PhDs, Precarity & Me: A Tale of Arrested Professional Development

PhDs, Precarity & Me: A Tale of Arrested Professional Development

“If it is very important to you how clean your house is, you will not make it through this course” the tutor announced. This massive news, delivered a quarter of the way through my Access to Higher Education course, was fairly derailing to me. While producing a good piece of coursework was a great feeling, in no way did it come near the pride I took from having a gleaming, perpetually Zoflora smelling, home. Subsequently, during my sociology degree, one of my most profound moments was being directed to Bev Skeggs work on how working class women become ‘respectable’, spoiler alert, a clean house is inherently more valuable than a well-referenced essay.

Nonetheless, I did manage that course, and I confirm also the clean home, as well as the consequent degree course. I worked at the latter not only through symbolic but great physical and emotional violence, as well as having my second child. I always made classes; I met deadlines; I ensured I read what was on the lists; and most importantly to me, I got my head down, no matter what, and did what I needed to do. Durham rewarded me for that determination with a First Class degree, which was fantastic, what I did not expect was that that was not enough. I went straight back to being a Secretary, the job I had had previously, after that four long years of fitting study around cleaning. Keeping my head down, what I thought demonstrated the industrious spirit and determination that would make me an indispensable employee, was exactly not what I should have been doing.

In 2002, Donald Rumsfield delivered his wonderfully quotable answer to a question at a White House briefing, wherein he stated that there are various knowns and unknowns, as well as variations on both. For me, the professional development, by which I mean CV building, network building, and additional skill short courses, the things that are required to be undertaken alongside a degree were an unknown, unknown to me. As such, I quite literally dropped off the end of my degree with a bump. My fellow Access students had gone into nursing or teaching degrees, they had a vocation, a thing they were and could do. I could put together a fairly good argument around social divisions, but most jobs I was interested in would require a further degree, one that made you that thing. For those in a similar academic field to me, who also didn’t have that, they or their parents knew someone, somewhere, that got them around that, and into jobs, I never knew even existed.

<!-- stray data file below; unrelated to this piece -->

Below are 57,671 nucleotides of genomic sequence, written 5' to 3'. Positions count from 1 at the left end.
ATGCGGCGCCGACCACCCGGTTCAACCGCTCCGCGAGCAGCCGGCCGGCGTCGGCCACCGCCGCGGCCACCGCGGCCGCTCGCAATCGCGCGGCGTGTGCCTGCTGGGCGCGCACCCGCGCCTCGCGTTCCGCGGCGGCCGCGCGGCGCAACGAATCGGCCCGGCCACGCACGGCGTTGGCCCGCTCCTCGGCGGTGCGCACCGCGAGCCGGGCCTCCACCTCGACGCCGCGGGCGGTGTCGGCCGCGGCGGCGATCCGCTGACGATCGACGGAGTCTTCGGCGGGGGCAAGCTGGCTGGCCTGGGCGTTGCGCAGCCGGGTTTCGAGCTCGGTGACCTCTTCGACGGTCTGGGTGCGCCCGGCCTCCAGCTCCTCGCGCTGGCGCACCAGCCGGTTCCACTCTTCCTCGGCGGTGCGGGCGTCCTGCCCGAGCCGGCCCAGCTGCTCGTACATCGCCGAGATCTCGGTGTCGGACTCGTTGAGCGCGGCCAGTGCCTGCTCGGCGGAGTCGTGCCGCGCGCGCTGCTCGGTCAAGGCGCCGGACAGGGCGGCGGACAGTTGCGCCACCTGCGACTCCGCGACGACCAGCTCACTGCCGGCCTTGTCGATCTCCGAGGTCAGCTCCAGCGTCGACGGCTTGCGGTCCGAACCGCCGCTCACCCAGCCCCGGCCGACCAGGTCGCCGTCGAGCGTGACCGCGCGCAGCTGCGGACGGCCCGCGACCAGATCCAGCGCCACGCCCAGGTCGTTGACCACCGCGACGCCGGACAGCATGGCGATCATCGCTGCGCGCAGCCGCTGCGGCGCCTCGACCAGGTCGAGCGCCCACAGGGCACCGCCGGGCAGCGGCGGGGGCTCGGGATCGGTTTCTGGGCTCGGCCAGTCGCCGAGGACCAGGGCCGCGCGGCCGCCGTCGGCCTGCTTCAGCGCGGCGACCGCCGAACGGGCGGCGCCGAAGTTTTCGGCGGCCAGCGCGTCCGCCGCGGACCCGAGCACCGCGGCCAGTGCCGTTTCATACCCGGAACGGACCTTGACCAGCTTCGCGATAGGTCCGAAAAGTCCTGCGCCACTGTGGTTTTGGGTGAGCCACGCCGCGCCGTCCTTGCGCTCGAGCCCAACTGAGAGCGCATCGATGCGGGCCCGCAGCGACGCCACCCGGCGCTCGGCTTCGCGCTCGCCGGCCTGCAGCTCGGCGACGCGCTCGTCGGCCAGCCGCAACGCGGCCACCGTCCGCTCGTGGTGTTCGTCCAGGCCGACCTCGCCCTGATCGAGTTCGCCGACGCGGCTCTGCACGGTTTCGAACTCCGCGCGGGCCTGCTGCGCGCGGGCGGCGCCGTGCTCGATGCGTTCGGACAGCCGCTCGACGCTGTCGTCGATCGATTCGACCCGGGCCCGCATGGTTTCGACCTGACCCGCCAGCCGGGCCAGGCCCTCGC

I made an attempt to put this right a few years later; choosing a Masters at Teesside, this time I deliberately selected a degree that was identified as a ‘professional qualification’ in the field I was starting to work in- youth work, but with a particular interest in youth justice. Unfortunately, the year I qualified, 2008, was the beginning of the end for much youth practitioner funding. Ultimately, as programmes closed and redundancies decimated the field, I realised I had still missed the point. My clean house and neatly dressed children were difficult to write up as useful transferable skills on my CV, and youth justice was making a deliberate move from professional youth workers to probation officers, a different thing.

I’m now doing my PhD, and I have tried to turn this on its head. I keep my head up: I’ve spoken to people that terrified me; joined committees; organised conferences; attended the dinner and drinks; reached out and furiously put myself out there. I am not part of this in my ‘real’ life, I am not related to, or know, that someone, somewhere, that is required to build connections. Furthermore, this does not all come naturally to me, it is work, and it costs in every sense. As well the social cost (it is emotionally and physically exhausting to be a fish out of water) it has cost me vast amounts of time and money, neither of which I have abundantly available, and so require a deduction from other places. If I do not have the funding provided for a conference or training that money comes from my tight household budget, meanwhile, making contacts from nothing takes time, time which then does not go into my PhD. I also am now very aware I could do all this and still not be successful in finding employment in academia. So, I volunteer on the side to keep my practitioner skills up to date.

Precarity grows from an absence – a sense or lived experience of uncertainty, instability and insecurity that is felt on a practical and emotional level. As the music speeds up on the game of academic musical chairs, the precarity I have always felt appears to be increasingly shared by my fellow PhD students. Including those who may have been safe from it in better economic times. While I now know what I need to do to keep up, and will try and shut out the ironing pile and mucky windows to fit it in, this is not without cost. If you were not one yourself, ask a working class mam, that’s also a student, near you how many times she’s lied to keep guests away, isolating herself, because her house is a calamity due to essay writing.

I pass every lesson learnt on at every available opportunity. I deliberately look for undergraduate and postgraduate students like me, and I fill them in on the gaps; I tell my children, and I tell all their friends. There are still unknown unknowns in professional development for me, I can only hope I have done enough to find them and address them. Wish me luck!


Katy McEwan
School of Social Sciences Business and Law, Teesside University, Middlesbrough, UK

Image taken from video – ‘Drinking Carling out of Stella Glasses: Youth, Class & Precarity in the ‘Missing Middle’

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